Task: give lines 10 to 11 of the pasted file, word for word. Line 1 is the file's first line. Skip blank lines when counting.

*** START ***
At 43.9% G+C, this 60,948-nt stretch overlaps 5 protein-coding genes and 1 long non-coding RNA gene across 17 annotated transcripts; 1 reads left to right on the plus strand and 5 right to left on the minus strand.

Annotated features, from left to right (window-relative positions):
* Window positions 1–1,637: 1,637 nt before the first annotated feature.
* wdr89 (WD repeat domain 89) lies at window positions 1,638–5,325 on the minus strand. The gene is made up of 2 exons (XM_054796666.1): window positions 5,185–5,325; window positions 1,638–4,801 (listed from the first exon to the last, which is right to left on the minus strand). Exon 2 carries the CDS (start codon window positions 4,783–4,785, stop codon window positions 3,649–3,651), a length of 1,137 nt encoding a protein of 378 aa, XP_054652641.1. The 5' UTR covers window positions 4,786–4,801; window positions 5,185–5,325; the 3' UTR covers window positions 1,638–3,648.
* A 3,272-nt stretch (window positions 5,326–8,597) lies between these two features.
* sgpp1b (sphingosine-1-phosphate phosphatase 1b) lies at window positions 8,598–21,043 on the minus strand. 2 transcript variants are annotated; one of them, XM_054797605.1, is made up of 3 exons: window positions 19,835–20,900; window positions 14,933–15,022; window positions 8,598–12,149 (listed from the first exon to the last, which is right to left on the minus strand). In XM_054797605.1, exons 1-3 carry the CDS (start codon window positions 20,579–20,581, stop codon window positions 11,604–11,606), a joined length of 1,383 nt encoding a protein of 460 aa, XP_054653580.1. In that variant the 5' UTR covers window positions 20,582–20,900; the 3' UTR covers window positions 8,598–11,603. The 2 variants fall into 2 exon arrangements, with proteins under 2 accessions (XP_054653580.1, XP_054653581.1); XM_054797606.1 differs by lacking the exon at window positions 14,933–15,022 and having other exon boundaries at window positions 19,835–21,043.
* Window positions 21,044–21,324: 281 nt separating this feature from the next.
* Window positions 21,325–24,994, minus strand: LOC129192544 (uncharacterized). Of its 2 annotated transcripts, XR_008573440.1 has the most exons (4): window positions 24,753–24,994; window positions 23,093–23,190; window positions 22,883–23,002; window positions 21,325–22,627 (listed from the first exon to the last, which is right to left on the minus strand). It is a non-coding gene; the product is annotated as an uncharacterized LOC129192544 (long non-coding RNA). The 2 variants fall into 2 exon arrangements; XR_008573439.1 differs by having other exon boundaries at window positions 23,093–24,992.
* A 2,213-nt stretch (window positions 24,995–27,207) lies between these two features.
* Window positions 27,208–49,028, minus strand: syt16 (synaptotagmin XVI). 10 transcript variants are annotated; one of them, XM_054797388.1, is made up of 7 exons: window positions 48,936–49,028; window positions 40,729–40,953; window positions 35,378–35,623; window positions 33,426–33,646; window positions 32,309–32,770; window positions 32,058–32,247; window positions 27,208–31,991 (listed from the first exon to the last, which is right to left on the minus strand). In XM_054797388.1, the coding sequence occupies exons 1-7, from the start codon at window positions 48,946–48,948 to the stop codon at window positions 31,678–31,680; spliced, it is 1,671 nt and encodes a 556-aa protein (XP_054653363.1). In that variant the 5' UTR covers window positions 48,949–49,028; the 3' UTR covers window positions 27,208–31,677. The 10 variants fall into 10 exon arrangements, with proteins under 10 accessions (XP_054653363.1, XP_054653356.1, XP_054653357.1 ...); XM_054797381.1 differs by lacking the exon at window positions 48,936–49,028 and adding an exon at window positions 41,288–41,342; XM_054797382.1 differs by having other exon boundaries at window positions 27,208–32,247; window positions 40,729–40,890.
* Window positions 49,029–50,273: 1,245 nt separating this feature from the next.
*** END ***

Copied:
* Window positions 27,208–49,028, minus strand: syt16 (synaptotagmin XVI). 10 transcript variants are annotated; one of them, XM_054797388.1, is made up of 7 exons: window positions 48,936–49,028; window positions 40,729–40,953; window positions 35,378–35,623; window positions 33,426–33,646; window positions 32,309–32,770; window positions 32,058–32,247; window positions 27,208–31,991 (listed from the first exon to the last, which is right to left on the minus strand). In XM_054797388.1, the coding sequence occupies exons 1-7, from the start codon at window positions 48,946–48,948 to the stop codon at window positions 31,678–31,680; spliced, it is 1,671 nt and encodes a 556-aa protein (XP_054653363.1). In that variant the 5' UTR covers window positions 48,949–49,028; the 3' UTR covers window positions 27,208–31,677. The 10 variants fall into 10 exon arrangements, with proteins under 10 accessions (XP_054653363.1, XP_054653356.1, XP_054653357.1 ...); XM_054797381.1 differs by lacking the exon at window positions 48,936–49,028 and adding an exon at window positions 41,288–41,342; XM_054797382.1 differs by having other exon boundaries at window positions 27,208–32,247; window positions 40,729–40,890.
* Window positions 49,029–50,273: 1,245 nt separating this feature from the next.